Some 15 people, including Holocaust survivors, protested Monday evening against the Lithuanian foreign minister, who is visiting Israel to attend a commercial business conference at Tel Aviv's Dan Panorama hotel.
The protesters, who held signs in Hebrew and English reading "where is your conscience? Where is your solidarity with the Holocaust survivors?", claimed Foreign Minister Audronius Azubalis had made anti-Semitic comments in the past, and that the Lithuanian government has made attempts to "belittle the memory of the Holocaust."
- Lithuania: Pig's head placed near synagogue
- Lithuanians shunned over Shoah probeLithuania compensates Jews for losses
Director of the Simon Wiesenthal Center Dr. Efraim Zuroff said that Azubalis is "a guest of honor for Israeli groups doing business here. However, this is a man who has made anti-Semitic remarks and opposed a bill that would have helped Lithuanian Jews get their stolen property returned."
'Where is your conscience?' protesters waving signs (Photo: Moti Kimhi)
According to Zuroff, "Lithuania's government has been fighting a battle to turn the Holocaust into another tragedy among many. Their aim is to place Nazis and Communists on an equal footing. That is to say they are comparing between those who build the Auschwitz and those who liberated it. This angers us and that's why we're protesting," he exclaimed.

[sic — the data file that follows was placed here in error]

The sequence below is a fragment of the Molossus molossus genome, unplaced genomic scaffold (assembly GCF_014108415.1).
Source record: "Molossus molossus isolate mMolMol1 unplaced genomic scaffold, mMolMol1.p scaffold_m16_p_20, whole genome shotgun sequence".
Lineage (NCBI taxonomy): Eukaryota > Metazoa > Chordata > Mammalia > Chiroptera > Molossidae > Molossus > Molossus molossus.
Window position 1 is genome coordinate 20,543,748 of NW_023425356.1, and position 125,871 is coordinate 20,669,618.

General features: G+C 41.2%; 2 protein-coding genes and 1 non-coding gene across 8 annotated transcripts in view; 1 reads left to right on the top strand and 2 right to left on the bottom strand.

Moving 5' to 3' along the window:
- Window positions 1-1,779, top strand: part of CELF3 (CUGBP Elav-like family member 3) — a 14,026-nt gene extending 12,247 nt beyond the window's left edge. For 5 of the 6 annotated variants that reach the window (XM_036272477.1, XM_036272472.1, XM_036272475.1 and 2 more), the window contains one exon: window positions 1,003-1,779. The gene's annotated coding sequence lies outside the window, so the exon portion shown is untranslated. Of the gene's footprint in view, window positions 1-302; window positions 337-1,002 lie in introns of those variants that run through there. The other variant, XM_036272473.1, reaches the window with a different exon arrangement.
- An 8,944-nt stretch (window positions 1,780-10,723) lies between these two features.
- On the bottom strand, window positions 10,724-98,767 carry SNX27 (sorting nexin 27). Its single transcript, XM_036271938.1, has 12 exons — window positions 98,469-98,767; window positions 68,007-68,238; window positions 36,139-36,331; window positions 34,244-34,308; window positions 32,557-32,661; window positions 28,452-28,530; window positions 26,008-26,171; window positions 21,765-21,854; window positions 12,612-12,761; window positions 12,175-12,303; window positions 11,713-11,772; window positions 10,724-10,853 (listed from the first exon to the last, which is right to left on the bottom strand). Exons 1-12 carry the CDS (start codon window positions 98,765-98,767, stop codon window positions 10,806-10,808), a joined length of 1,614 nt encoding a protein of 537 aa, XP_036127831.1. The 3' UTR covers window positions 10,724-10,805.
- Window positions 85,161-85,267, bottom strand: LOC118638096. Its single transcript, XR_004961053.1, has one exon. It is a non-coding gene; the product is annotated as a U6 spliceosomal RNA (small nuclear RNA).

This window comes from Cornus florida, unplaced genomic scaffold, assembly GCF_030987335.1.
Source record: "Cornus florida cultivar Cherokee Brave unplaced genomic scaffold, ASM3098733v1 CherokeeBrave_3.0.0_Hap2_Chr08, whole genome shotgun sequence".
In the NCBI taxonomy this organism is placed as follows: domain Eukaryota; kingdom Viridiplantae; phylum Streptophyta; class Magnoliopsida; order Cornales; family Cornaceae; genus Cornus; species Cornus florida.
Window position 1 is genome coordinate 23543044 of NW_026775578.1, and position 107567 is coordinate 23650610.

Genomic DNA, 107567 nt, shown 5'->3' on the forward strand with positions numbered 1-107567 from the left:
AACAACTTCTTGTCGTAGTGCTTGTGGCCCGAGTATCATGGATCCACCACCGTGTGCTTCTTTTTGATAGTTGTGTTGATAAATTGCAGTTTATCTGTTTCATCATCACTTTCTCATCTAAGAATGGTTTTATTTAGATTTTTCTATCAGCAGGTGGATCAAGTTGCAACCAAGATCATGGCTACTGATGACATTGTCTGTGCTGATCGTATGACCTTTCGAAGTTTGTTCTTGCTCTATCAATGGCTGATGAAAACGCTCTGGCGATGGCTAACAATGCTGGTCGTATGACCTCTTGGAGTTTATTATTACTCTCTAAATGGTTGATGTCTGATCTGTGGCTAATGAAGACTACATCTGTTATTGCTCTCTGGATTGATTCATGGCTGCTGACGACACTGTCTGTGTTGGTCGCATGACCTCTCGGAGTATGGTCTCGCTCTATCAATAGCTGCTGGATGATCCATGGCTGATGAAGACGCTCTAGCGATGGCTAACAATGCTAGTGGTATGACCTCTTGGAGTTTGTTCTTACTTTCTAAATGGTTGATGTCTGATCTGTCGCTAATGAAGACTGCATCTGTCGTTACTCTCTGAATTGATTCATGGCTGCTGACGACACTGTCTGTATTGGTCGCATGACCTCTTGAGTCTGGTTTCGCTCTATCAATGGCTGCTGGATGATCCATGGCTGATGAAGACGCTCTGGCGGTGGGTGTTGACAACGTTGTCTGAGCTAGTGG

Attorney Yossef Melamed, an 87-year-old Holocaust survivor who attended the protest told Ynet: "I was 17 during the Holocaust. After the war, me and a few of my friends compiled a list of 3,000 Lithuanians who we believe cooperated with the Nazis."
Waited in vain for the minister. (Photo: Moti Kimhi)
Melamed said he later discovered that "some names on the list are considered to be national heroes in Lithuania," adding that he was accused of making false allegations and even interrogated by police officers who came to his house and told him that he might be sued.
"The list we wrote is proven, and I don't mind going to trial, as long as it is here in Israel and I don't have to go back to Lithuania," he noted.
"The protesters have every right to demonstrate, but our view is that we are moving on – not forgetting the Holocaust, but encouraging close relations between the two nations."
The Lithuanian Embassy was not available for comment.
- Receive Ynetnews updates
directly to your desktop